Posts tagged: Evgueni Chazov

Center Opens Collections Related to Physicians of Social Conscience

By , June 17, 2015
Jonathan Beckwith.

Jonathan Beckwith, undated. Harvard Medical School Office of Public Affairs, M-AD06. Publication Visual Resource Records, Series 00297. From the Harvard Medical Library in the Francis A. Countway Library of Medicine.

The Center for the History of Medicine is pleased to announce that three collections related to physicians and social activism are now open to research, as part of the Center’s Access to Activism Project. These collections are the records of the International Physicians for the Prevention of Nuclear War (founded 1980), and the papers of Jonathan R. Beckwith (born 1935) and Sanford Gifford (1918-2013).

The International Physicians for the Prevention of Nuclear War is an association of national medical organizations that seek to educate the international community of the dangers of nuclear war and weaponry.  Founded in 1980 by physicians from the United States (Herbert L. Abrams, Eric Chivian, Bernard Lown, and James E. Muller) and Soviet Union (Evgueni Chazov, Leonid A. Ilyin, and Mikhail Kuzin), the organization was awarded the 1984 UNESCO Peace Education Prize and the 1985 Nobel Peace Prize.  The records, 1957-1989 (inclusive), 1980-1987 (bulk), include administrative records, international congress records, petition campaign records, writings and publications, and audiovisual recordings of meetings and lectures, among other records.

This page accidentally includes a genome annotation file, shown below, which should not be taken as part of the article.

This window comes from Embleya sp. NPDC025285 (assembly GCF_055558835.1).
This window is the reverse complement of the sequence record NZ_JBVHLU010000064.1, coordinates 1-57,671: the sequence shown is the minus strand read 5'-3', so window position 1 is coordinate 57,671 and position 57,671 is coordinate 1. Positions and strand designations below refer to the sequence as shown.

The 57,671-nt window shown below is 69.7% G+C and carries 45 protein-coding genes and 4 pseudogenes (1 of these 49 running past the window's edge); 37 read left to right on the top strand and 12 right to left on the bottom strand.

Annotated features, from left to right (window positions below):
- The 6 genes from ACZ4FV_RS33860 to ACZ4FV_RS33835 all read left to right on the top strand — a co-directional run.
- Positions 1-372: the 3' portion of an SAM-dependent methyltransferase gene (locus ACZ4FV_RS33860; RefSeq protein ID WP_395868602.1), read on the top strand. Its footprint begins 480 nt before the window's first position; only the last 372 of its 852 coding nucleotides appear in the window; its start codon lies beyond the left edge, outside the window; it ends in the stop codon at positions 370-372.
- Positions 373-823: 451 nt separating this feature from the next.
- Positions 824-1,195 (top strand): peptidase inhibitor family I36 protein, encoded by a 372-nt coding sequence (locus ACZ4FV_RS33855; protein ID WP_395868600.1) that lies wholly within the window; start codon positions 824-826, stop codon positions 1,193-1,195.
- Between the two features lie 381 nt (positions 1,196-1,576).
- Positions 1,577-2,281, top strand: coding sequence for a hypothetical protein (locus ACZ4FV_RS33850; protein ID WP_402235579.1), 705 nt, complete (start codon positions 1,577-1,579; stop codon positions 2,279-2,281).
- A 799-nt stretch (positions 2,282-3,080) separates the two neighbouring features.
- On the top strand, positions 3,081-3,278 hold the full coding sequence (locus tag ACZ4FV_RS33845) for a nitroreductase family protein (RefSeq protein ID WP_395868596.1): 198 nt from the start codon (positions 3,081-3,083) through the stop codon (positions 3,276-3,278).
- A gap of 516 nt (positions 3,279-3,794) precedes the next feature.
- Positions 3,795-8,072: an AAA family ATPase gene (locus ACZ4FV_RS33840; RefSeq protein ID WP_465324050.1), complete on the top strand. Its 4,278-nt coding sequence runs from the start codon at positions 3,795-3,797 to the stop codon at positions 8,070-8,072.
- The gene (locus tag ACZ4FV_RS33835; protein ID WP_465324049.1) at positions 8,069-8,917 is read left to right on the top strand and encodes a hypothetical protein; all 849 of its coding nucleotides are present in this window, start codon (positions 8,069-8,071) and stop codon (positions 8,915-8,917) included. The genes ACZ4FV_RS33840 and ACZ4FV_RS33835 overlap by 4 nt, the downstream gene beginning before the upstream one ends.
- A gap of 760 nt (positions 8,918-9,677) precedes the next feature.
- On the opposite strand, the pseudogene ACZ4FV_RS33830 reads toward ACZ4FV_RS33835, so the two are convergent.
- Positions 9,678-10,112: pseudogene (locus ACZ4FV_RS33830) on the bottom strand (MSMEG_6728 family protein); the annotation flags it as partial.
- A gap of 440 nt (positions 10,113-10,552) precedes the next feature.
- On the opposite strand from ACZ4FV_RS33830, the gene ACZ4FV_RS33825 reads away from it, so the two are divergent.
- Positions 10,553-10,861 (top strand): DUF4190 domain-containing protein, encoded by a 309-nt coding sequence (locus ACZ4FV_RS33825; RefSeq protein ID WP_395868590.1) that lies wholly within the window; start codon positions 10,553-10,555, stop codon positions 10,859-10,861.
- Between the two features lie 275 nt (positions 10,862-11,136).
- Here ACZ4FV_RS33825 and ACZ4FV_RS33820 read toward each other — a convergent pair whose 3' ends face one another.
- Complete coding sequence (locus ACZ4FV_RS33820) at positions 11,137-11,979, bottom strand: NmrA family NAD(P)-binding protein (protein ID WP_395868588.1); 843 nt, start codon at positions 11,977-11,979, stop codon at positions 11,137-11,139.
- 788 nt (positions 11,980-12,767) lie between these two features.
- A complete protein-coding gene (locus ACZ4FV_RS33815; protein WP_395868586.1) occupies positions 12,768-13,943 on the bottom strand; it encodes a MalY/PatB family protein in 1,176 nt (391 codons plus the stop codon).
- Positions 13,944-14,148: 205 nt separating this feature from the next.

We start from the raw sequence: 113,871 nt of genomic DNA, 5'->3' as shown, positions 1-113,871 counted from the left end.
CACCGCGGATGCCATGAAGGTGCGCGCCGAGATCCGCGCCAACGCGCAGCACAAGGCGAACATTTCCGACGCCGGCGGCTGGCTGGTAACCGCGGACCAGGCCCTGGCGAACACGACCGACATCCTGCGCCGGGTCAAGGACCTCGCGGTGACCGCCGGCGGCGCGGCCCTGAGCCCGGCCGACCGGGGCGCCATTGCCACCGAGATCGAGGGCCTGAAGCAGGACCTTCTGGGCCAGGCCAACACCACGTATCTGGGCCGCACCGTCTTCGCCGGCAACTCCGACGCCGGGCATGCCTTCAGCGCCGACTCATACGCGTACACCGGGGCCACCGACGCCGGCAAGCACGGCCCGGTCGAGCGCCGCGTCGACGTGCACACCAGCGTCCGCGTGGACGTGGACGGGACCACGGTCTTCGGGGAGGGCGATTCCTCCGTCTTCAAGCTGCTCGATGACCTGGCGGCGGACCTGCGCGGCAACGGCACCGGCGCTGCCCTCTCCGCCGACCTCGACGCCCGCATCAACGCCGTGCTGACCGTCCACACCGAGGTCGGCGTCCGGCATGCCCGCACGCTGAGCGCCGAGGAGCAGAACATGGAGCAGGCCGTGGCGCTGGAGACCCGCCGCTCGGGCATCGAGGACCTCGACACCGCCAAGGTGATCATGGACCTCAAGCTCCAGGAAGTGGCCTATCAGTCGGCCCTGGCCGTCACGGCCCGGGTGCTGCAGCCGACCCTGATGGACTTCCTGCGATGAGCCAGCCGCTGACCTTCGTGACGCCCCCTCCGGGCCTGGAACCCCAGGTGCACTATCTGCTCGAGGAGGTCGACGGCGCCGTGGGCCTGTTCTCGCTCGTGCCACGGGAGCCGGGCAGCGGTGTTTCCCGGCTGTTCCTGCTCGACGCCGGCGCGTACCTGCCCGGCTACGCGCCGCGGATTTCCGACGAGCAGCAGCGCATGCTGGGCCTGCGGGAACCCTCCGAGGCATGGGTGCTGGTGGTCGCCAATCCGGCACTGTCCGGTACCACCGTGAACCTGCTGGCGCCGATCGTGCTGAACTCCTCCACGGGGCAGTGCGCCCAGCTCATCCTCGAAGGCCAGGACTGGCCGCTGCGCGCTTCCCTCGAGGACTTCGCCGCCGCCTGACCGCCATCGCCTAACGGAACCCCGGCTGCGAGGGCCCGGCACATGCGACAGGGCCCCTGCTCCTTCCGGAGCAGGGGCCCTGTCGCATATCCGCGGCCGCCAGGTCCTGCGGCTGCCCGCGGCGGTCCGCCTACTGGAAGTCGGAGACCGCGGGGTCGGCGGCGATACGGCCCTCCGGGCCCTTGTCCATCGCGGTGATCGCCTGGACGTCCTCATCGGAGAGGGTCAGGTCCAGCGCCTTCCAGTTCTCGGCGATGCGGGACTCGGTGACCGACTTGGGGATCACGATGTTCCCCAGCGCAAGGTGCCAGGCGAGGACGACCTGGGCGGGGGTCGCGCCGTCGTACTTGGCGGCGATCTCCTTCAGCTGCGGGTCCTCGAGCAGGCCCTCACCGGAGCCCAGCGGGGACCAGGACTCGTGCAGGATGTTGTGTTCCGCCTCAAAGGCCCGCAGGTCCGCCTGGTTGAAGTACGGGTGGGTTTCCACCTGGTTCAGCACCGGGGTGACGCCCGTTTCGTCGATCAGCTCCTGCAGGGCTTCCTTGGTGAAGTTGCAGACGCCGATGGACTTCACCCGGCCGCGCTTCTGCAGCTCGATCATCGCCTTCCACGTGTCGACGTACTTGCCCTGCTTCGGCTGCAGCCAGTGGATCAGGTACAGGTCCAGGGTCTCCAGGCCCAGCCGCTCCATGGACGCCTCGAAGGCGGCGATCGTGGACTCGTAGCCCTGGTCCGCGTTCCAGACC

Jonathan R. Beckwith is a microbiologist and geneticist at Harvard Medical School whose focus is on bacterial genetics; he is credited with isolating the first gene from a bacterial chromosome in 1969 with James Shapiro (born 1943) and Lawrence J. Eron (born 1944). He has advocated throughout his career for social responsibility in scientific and genetic research, and has also protested genetic, racial, and gender discrimination in science and society.  The papers, 1933-2011 (inclusive), 1965-2004 (bulk), include: Beckwith’s Harvard Medical School teaching and administrative records; research, lectures, and publications concerning the lac operon, disulfide bonds, membrane proteins, and other areas of bacterial genetics and microbiology; and administrative records of Science for the People and various other activist groups.

Finally, Sanford Gifford was a psychiatrist at Harvard Medical School, Brigham and Women’s Hospital, and the Boston Psychoanalytic Society and Institute, focusing on the psychiatry of twins, sleep deprivation, stress, psychophysiology, and the history of psychoanalysis, among other topics.  He was also a strong advocate against the Vietnam War, and was an early member of Physicians for Social Responsibility and Medical Aid for Indochina.  The papers, 1895-2013 (inclusive), 1950-2000 (bulk), include: Gifford’s psychiatric research records, lectures, and publications; oral histories and publications on the history of psychoanalysis; professional appointments records; and administrative and conference records for various professional and activist organizations.

The project, funded by a Hidden Collections grant by the Harvard University Libraries, sought to increase visibility and access to collections created by physicians of social conscience in order to reach a broad audience across the sciences, social sciences, and humanities.  For more information on the project and these collections, please contact Emily R. Novak Gustainis, Head, Collections Services.